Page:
Global markets rallied last week, after the US government released details of its highly anticipated plan to clean toxic assets from banks’ balance sheets.
I had mentioned in my last column that this will be the trigger and may start a new phase on the bourses. Much on the expected lines, the US government’s bank bailout plan not only triggered a rally on the global bourses but also improved the sentiment immensely.
The economic data coming from the US last week were also good and added to the positive sentiment. From housing to unemployment, the data showed the worst was probably over to some extent.
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Back home, the rally entered its third week on persistent buying by funds and strong global sentiments. It is worth mentioning here that the foreign funds that have been the force behind the market have been buyers in the last few days. The quantum of their buying, though, has not been as much as it used to be.
Sharp gains on the bourses in the last three weeks, meanwhile, have pushed the benchmark index of the Bombay Stock Exchange, the Sensex, roughly 26% higher this month from a low of 8,047.17 touched on 8 March, though there is no fundamental change behind such a strong rally. It was fuelled by hope and optimism, while fundamentals continue to remain weak. The big question now is: How far this rally will go?
The clear answer is: As of now the rally still seems to have some steam left. A study of the volumes show that the situation on the bourses is good and probably the market is now correcting itself as per the reasonable macroeconomic conditions.
It is also clear, however, that the market cannot simply go on this way because there are bound to be technical corrections. But despite technical corrections, the undertone on the bourses will still remain positive and the market will have a tendency to bounce back after a technical correction rather than getting carried away by it.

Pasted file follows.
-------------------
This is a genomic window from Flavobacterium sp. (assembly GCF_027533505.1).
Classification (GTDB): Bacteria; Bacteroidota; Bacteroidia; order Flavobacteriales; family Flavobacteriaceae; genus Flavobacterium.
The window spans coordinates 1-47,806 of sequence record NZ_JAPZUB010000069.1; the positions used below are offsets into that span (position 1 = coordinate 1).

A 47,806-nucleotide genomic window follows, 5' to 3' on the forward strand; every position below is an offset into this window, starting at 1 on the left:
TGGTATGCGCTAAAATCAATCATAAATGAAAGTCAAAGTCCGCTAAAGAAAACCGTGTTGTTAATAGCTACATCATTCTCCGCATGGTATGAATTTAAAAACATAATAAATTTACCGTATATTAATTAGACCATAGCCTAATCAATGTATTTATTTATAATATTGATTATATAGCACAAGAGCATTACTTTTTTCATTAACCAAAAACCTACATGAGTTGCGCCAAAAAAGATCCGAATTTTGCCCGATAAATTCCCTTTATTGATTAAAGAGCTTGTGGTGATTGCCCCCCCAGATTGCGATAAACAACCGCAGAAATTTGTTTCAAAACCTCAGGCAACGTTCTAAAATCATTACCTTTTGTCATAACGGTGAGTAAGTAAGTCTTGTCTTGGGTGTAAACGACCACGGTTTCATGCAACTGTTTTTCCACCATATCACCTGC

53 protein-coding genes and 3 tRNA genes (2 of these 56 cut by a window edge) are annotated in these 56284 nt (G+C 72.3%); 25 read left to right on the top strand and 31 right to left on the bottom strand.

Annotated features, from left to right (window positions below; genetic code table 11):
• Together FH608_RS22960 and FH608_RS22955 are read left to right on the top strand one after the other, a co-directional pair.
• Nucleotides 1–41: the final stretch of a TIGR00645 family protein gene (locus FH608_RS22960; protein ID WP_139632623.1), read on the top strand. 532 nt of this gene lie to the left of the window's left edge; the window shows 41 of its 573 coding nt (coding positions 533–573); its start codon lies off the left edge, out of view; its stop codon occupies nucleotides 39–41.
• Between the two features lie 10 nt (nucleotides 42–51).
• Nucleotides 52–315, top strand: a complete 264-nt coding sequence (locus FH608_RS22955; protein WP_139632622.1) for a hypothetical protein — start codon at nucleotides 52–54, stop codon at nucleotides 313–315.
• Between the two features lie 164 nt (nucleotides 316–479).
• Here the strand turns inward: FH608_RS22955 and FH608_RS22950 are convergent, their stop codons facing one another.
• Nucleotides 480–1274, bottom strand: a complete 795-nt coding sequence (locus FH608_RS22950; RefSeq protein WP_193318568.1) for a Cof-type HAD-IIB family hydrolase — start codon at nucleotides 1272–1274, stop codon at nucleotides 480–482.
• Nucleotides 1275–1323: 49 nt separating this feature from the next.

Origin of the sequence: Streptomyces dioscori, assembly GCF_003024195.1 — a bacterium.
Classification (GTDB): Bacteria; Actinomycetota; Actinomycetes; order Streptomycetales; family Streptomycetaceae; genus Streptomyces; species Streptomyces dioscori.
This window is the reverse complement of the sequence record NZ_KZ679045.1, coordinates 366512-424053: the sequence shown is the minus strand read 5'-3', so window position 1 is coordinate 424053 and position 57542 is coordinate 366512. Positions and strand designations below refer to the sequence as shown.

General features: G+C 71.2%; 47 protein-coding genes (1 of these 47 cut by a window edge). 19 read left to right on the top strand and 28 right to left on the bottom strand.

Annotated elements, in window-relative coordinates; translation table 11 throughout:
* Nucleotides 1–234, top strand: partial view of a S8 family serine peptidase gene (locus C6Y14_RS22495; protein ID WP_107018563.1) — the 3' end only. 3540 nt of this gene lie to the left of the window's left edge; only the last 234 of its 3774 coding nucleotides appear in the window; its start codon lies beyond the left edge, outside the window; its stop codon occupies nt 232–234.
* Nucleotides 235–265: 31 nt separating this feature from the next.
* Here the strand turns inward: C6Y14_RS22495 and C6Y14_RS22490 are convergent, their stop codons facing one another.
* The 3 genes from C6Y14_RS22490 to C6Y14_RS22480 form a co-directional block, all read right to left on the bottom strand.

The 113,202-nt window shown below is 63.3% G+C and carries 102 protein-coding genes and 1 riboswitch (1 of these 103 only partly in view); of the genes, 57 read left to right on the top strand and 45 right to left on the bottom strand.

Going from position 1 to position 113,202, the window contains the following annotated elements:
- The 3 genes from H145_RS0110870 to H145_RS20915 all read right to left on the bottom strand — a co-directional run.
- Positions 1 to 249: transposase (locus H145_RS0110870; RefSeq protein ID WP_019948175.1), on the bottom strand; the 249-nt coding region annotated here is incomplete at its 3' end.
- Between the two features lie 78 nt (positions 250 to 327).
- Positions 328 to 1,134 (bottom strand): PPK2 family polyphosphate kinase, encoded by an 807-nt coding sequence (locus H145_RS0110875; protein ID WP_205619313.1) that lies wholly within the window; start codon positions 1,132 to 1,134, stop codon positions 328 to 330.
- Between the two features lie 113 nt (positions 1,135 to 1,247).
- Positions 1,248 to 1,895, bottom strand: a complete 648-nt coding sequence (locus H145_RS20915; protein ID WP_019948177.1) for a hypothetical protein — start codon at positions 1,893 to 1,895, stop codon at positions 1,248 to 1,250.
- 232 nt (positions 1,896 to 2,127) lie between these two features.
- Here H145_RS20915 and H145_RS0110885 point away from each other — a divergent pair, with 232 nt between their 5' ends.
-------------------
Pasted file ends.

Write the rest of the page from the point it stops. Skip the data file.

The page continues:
Also, the corporate results season is about to begin. It will have a major impact on the stock markets, but given the present condition, the worst is already discounted.
This week, the sharp fall on the US bourses on Friday might dent the sentiments on Monday and the markets could fall briefly. However, the closing on Monday would be very important.
If the Sensex slips and settles below 9,913 points, then this will mean a technical correction will set in on the bourses. On its way down, the next support level will be expected at 9,690 points. This will be a moderate support level and may get breached if higher volumes support falling prices.
After this, the next support is expected at 9,392 points. If the markets falls further from this point, then the next support level is expected to come around 9,112 points, which is likely to give a solid base to the market and under normal circumstances, the Sensex should not go below this level.
On Monday, however, if the market ignores the US markets and after an initial brief fall, it bounces back, then it is likely to move up further and test its first resistance at 10,187 points, which will be a moderate but important resistance level. A close above this level will mean more strong gains ahead with the next resistance level shifting to 10,483 points. This will be a strong resistance but if the northward momentum scales this level and closes above it, there will be a strong resistance at 10,676 points.
For the Nifty, the first resistance level will come at 3,159 points. It will offer a strong resistance to a rising Nifty. A close above this level, however, will be very positive and will place the Nifty in the bullish zone.
The next strong resistance will then come up at 3,243 points. However, if it closes above this level, then it will push the Nifty towards 3,367 points, which is a strong resistance level.
On its way down, the first support for the Nifty is expected at around 3,015 points. Below this, the next meaningful support will come at 2,916 points followed by a support at 2,834 points.
Among individual stocks, this week Allahabad Bank, Bharat Earth Movers Ltd (BEML) and Dabur India Ltd look good on charts. Allahabad Bank at Rs40.15 has a target of 44 and a a stop-loss of Rs36. BEML at its last close of Rs375.80 has a target of Rs389 and a stop-loss of Rs359. And Dabur India at its last close of Rs93.70 has a target of Rs98 and a stop-loss of Rs89.
Vipul Verma is CEO, Moneyvistas.com. Your comments, questions and reactions to this column are welcome at firstname.lastname@example.org